Anglia Ruskin University
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Establishing a Research Agenda on Mobile Health Technologies and Later-Life Pain Using an Evidence-Based Consensus Workshop Approach

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posted on 2023-08-30, 15:24 authored by Elaine Wetherington, Christopher Eccleston, Geri Gay, Rachael Gooberman-Hill, Patricia Schofield, Elizabeth Bacon, Wen Dombrowski, Robert Jamison, Max Rothman, Lauren Meador, Cara Kenien, Karl Pillemer, Corinna Löckenhoff, M. Carrington Reid
The rapid growth of mHealth devices holds substantial potential for improving care and care outcomes in all patient populations, including older adults with pain. However, existing research reflects a substantial gap in knowledge about how to design, evaluate, and disseminate devices to optimally address the many challenges associated with managing pain in older persons. Given these knowledge gaps, we sought to develop a set of practice-based research priorities to facilitate innovation in this field. We employed the Cornell Research-to-Practice Consensus Workshop Model, an evidence-based approach to generating research priorities. Sixty participants attended the conference, where stakeholder groups included older adults with pain and their caregivers, behavioral and social scientists, healthcare providers, pain experts, and specialists in mHealth and health policy. Participants generated 13 recommendations classified into two categories: 1) Implications for designing research on mHealth among older adults, e.g., conduct research on ways to enhance accessibility of mHealth tools among diverse groups of older adults with pain, expand research on mHealth sensing applications; and 2) Implementation of mHealth technology into practice and associated regulatory issues, e.g., promote research on ways to initiate/sustain patient behavior change, expand research on mHealth cyber-security and privacy issues. Perspective: This report highlights a set of research priorities in the area of mHealth and later-life pain derived from the joint perspectives of researchers and key stakeholder groups. Addressing these priorities could help to improve the quality of care delivered to older adults with pain.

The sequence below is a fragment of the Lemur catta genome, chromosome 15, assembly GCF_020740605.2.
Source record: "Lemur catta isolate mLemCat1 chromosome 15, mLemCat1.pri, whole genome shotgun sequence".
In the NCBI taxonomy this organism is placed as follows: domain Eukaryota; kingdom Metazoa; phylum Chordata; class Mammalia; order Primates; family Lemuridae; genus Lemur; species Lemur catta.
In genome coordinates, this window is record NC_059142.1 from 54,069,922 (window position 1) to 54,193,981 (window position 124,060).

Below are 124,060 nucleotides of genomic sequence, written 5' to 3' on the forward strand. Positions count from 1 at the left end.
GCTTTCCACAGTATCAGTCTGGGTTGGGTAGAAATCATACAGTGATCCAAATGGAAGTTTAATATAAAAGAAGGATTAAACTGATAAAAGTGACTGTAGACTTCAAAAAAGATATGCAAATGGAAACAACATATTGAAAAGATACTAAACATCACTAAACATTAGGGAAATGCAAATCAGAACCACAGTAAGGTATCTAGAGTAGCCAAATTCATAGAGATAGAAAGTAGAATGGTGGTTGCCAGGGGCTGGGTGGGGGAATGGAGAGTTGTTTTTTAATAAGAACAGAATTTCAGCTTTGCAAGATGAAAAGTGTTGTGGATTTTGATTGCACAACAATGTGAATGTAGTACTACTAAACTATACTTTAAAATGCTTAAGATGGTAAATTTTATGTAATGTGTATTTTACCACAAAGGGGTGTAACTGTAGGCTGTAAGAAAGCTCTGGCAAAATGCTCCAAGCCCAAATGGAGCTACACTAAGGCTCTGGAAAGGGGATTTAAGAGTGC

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Journal of Pain





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  • Accepted version


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ARCHIVED Faculty of Health, Social Care & Education (until September 2018)

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